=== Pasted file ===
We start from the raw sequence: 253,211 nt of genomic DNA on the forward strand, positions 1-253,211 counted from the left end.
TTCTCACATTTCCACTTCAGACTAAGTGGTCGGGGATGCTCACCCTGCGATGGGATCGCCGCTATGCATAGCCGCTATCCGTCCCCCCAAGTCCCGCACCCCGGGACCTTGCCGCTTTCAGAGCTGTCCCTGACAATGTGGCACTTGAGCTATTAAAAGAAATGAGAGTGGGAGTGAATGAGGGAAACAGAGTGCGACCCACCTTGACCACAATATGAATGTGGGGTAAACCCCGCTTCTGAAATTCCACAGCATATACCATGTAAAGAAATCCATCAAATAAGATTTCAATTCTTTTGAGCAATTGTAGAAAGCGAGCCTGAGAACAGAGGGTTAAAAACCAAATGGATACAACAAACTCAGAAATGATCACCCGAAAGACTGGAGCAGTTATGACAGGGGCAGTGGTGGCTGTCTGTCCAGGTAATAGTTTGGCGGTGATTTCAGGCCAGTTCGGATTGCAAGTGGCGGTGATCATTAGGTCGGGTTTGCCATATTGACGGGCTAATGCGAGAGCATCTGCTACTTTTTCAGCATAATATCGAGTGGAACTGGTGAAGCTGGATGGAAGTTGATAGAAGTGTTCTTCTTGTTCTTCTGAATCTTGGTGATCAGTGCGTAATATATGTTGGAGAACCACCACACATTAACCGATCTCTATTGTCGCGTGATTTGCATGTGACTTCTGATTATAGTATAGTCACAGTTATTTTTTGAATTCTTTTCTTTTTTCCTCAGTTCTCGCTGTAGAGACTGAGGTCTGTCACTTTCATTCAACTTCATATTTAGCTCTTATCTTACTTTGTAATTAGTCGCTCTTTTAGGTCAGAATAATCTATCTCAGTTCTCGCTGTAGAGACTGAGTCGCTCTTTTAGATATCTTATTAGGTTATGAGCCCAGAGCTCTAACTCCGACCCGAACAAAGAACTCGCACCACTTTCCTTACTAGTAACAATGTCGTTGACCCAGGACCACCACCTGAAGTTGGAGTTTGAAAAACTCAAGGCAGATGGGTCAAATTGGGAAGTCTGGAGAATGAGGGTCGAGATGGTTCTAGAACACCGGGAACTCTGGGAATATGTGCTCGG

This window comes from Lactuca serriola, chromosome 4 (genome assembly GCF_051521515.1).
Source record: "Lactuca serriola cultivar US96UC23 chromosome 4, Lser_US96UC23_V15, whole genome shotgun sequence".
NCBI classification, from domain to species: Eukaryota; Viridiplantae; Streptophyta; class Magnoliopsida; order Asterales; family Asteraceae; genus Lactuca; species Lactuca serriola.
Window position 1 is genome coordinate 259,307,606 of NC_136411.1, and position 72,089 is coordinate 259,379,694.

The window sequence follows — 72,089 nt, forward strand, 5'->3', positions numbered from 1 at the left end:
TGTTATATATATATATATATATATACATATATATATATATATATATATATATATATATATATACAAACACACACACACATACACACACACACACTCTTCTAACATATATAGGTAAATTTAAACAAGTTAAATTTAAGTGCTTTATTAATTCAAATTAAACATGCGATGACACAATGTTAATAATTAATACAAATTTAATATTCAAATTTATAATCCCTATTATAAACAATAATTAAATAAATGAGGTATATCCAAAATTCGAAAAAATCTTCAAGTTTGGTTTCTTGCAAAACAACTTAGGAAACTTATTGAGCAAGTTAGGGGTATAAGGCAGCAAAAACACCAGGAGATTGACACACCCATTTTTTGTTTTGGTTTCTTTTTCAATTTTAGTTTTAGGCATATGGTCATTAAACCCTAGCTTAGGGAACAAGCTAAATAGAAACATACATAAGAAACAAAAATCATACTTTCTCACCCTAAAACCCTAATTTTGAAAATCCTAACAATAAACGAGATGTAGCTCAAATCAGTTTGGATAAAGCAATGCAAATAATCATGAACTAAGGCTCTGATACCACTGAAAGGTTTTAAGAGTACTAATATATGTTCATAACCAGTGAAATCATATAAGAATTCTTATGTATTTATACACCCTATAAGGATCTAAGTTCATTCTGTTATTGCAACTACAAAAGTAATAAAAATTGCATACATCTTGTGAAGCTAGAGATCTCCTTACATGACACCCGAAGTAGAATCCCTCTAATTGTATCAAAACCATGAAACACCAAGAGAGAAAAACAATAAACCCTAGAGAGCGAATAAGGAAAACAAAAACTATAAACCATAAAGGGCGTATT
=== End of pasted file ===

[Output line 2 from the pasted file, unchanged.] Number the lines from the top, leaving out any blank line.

TTCTCACATTTCCACTTCAGACTAAGTGGTCGGGGATGCTCACCCTGCGATGGGATCGCCGCTATGCATAGCCGCTATCCGTCCCCCCAAGTCCCGCACCCCGGGACCTTGCCGCTTTCAGAGCTGTCCCTGACAATGTGGCACTTGAGCTATTAAAAGAAATGAGAGTGGGAGTGAATGAGGGAAACAGAGTGCGACCCACCTTGACCACAATATGAATGTGGGGTAAACCCCGCTTCTGAAATTCCACAGCATATACCATGTAAAGAAATCCATCAAATAAGATTTCAATTCTTTTGAGCAATTGTAGAAAGCGAGCCTGAGAACAGAGGGTTAAAAACCAAATGGATACAACAAACTCAGAAATGATCACCCGAAAGACTGGAGCAGTTATGACAGGGGCAGTGGTGGCTGTCTGTCCAGGTAATAGTTTGGCGGTGATTTCAGGCCAGTTCGGATTGCAAGTGGCGGTGATCATTAGGTCGGGTTTGCCATATTGACGGGCTAATGCGAGAGCATCTGCTACTTTTTCAGCATAATATCGAGTGGAACTGGTGAAGCTGGATGGAAGTTGATAGAAGTGTTCTTCTTGTTCTTCTGAATCTTGGTGATCAGTGCGTAATATATGTTGGAGAACCACCACACATTAACCGATCTCTATTGTCGCGTGATTTGCATGTGACTTCTGATTATAGTATAGTCACAGTTATTTTTTGAATTCTTTTCTTTTTTCCTCAGTTCTCGCTGTAGAGACTGAGGTCTGTCACTTTCATTCAACTTCATATTTAGCTCTTATCTTACTTTGTAATTAGTCGCTCTTTTAGGTCAGAATAATCTATCTCAGTTCTCGCTGTAGAGACTGAGTCGCTCTTTTAGATATCTTATTAGGTTATGAGCCCAGAGCTCTAACTCCGACCCGAACAAAGAACTCGCACCACTTTCCTTACTAGTAACAATGTCGTTGACCCAGGACCACCACCTGAAGTTGGAGTTTGAAAAACTCAAGGCAGATGGGTCAAATTGGGAAGTCTGGAGAATGAGGGTCGAGATGGTTCTAGAACACCGGGAACTCTGGGAATATGTGCTCGG